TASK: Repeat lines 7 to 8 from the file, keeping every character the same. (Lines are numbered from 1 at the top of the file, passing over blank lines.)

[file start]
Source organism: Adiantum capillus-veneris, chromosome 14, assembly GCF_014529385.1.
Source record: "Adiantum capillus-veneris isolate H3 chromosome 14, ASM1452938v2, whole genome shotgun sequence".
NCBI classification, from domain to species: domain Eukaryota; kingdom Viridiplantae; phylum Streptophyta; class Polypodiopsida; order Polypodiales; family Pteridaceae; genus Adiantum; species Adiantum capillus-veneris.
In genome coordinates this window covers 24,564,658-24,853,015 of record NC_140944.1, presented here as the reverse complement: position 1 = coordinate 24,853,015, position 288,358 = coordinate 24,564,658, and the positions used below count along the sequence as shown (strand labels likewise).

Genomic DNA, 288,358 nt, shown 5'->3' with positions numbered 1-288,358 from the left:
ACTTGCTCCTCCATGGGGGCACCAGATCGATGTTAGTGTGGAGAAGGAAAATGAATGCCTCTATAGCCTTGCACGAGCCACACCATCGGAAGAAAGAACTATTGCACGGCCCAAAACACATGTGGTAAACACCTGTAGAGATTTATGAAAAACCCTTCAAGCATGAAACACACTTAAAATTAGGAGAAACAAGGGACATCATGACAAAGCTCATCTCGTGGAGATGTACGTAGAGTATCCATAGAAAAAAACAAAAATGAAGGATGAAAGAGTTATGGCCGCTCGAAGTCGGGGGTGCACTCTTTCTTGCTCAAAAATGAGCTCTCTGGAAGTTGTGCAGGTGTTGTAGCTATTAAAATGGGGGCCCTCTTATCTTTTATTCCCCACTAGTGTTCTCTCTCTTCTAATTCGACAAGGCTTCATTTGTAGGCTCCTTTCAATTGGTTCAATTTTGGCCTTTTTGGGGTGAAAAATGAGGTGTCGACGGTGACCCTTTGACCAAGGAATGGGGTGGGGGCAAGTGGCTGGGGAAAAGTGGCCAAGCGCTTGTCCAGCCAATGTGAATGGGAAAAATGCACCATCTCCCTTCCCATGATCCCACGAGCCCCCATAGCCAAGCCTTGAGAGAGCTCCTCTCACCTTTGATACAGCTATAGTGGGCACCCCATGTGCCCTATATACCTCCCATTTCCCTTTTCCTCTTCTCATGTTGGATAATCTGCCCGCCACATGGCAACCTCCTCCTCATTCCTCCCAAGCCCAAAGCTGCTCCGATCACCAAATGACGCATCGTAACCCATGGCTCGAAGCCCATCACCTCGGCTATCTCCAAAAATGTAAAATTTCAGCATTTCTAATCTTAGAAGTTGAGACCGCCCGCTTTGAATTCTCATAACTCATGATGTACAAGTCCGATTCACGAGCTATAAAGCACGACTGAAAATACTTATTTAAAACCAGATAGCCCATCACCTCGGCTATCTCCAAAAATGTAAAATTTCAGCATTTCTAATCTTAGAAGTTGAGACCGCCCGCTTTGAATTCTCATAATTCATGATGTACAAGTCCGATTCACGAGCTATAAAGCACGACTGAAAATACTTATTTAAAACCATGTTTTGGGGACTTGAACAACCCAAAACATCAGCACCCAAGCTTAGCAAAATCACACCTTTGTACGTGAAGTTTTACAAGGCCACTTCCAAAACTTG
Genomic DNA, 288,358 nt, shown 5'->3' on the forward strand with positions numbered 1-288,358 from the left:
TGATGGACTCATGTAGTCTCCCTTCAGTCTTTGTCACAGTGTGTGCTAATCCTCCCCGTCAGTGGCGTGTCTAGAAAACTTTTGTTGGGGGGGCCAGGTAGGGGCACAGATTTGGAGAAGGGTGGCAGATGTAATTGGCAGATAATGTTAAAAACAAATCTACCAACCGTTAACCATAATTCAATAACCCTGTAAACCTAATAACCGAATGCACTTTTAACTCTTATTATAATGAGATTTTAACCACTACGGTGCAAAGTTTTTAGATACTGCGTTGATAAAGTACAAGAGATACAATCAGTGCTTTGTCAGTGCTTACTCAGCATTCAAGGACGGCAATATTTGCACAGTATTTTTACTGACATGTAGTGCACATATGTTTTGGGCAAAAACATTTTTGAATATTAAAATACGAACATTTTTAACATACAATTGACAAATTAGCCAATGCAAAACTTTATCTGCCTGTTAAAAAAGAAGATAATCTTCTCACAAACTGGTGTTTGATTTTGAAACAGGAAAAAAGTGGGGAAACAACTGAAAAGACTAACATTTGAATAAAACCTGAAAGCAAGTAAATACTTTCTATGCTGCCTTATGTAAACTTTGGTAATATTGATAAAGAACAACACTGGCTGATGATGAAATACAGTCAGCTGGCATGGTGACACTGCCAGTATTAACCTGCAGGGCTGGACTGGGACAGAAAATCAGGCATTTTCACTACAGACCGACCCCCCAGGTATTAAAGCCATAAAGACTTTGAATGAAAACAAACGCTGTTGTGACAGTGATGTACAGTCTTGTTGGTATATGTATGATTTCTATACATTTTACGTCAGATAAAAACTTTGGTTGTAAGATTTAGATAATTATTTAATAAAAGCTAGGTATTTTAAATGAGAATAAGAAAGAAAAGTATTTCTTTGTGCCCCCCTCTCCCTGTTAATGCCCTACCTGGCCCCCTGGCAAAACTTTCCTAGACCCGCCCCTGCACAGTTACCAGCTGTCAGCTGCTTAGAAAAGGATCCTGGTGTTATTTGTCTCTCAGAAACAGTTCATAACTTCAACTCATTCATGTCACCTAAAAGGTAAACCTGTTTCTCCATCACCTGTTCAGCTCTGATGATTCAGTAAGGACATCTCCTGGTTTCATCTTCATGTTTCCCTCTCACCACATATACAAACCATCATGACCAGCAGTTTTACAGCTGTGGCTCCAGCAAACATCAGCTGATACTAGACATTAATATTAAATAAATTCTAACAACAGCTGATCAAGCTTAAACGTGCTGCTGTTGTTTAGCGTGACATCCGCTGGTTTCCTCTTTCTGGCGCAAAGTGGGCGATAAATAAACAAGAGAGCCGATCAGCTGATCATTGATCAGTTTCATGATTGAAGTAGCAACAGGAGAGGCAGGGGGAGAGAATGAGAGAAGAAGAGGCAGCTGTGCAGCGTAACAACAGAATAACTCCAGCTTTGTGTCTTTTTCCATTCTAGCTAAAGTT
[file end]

Genomic DNA, 288,358 nt, shown 5'->3' on the forward strand with positions numbered 1-288,358 from the left:
TGATGGACTCATGTAGTCTCCCTTCAGTCTTTGTCACAGTGTGTGCTAATCCTCCCCGTCAGTGGCGTGTCTAGAAAACTTTTGTTGGGGGGGCCAGGTAGGGGCACAGATTTGGAGAAGGGTGGCAGATGTAATTGGCAGATAATGTTAAAAACAAATCTACCAACCGTTAACCATAATTCAATAACCCTGTAAACCTAATAACCGAATGCACTTTTAACTCTTATTATAATGAGATTTTAACCACTACGGTGCAAAGTTTTTAGATACTGCGTTGATAAAGTACAAGAGATACAATCAGTGCTTTGTCAGTGCTTACTCAGCATTCAAGGACGGCAATATTTGCACAGTATTTTTACTGACATGTAGTGCACATATGTTTTGGGCAAAAACATTTTTGAATATTAAAATACGAACATTTTTAACATACAATTGACAAATTAGCCAATGCAAAACTTTATCTGCCTGTTAAAAAAGAAGATAATCTTCTCACAAACTGGTGTTTGATTTTGAAACAGGAAAAAAGTGGGGAAACAACTGAAAAGACTAACATTTGAATAAAACCTGAAAGCAAGTAAATACTTTCTATGCTGCCTTATGTAAACTTTGGTAATATTGATAAAGAACAACACTGGCTGATGATGAAATACAGTCAGCTGGCATGGTGACACTGCCAGTATTAACCTGCAGGGCTGGACTGGGACAGAAAATCAGGCATTTTCACTACAGACCGACCCCCCAGGTATTAAAGCCATAAAGACTTTGAATGAAAACAAACGCTGTTGTGACAGTGATGTACAGTCTTGTTGGTATATGTATGATTTCTATACATTTTACGTCAGATAAAAACTTTGGTTGTAAGATTTAGATAATTATTTAATAAAAGCTAGGTATTTTAAATGAGAATAAGAAAGAAAAGTATTTCTTTGTGCCCCCCTCTCCCTGTTAATGCCCTACCTGGCCCCCTGGCAAAACTTTCCTAGACCCGCCCCTGCACAGTTACCAGCTGTCAGCTGCTTAGAAAAGGATCCTGGTGTTATTTGTCTCTCAGAAACAGTTCATAACTTCAACTCATTCATGTCACCTAAAAGGTAAACCTGTTTCTCCATCACCTGTTCAGCTCTGATGATTCAGTAAGGACATCTCCTGGTTTCATCTTCATGTTTCCCTCTCACCACATATACAAACCATCATGACCAGCAGTTTTACAGCTGTGGCTCCAGCAAACATCAGCTGATACTAGACATTAATATTAAATAAATTCTAACAACAGCTGATCAAGCTTAAACGTGCTGCTGTTGTTTAGCGTGACATCCGCTGGTTTCCTCTTTCTGGCGCAAAGTGGGCGATAAATAAACAAGAGAGCCGATCAGCTGATCATTGATCAGTTTCATGATTGAAGTAGCAACAGGAGAGGCAGGGGGAGAGAATGAGAGAAGAAGAGGCAGCTGTGCAGCGTAACAACAGAATAACTCCAGCTTTGTGTCTTTTTCCATTCTAGCTAAAGTT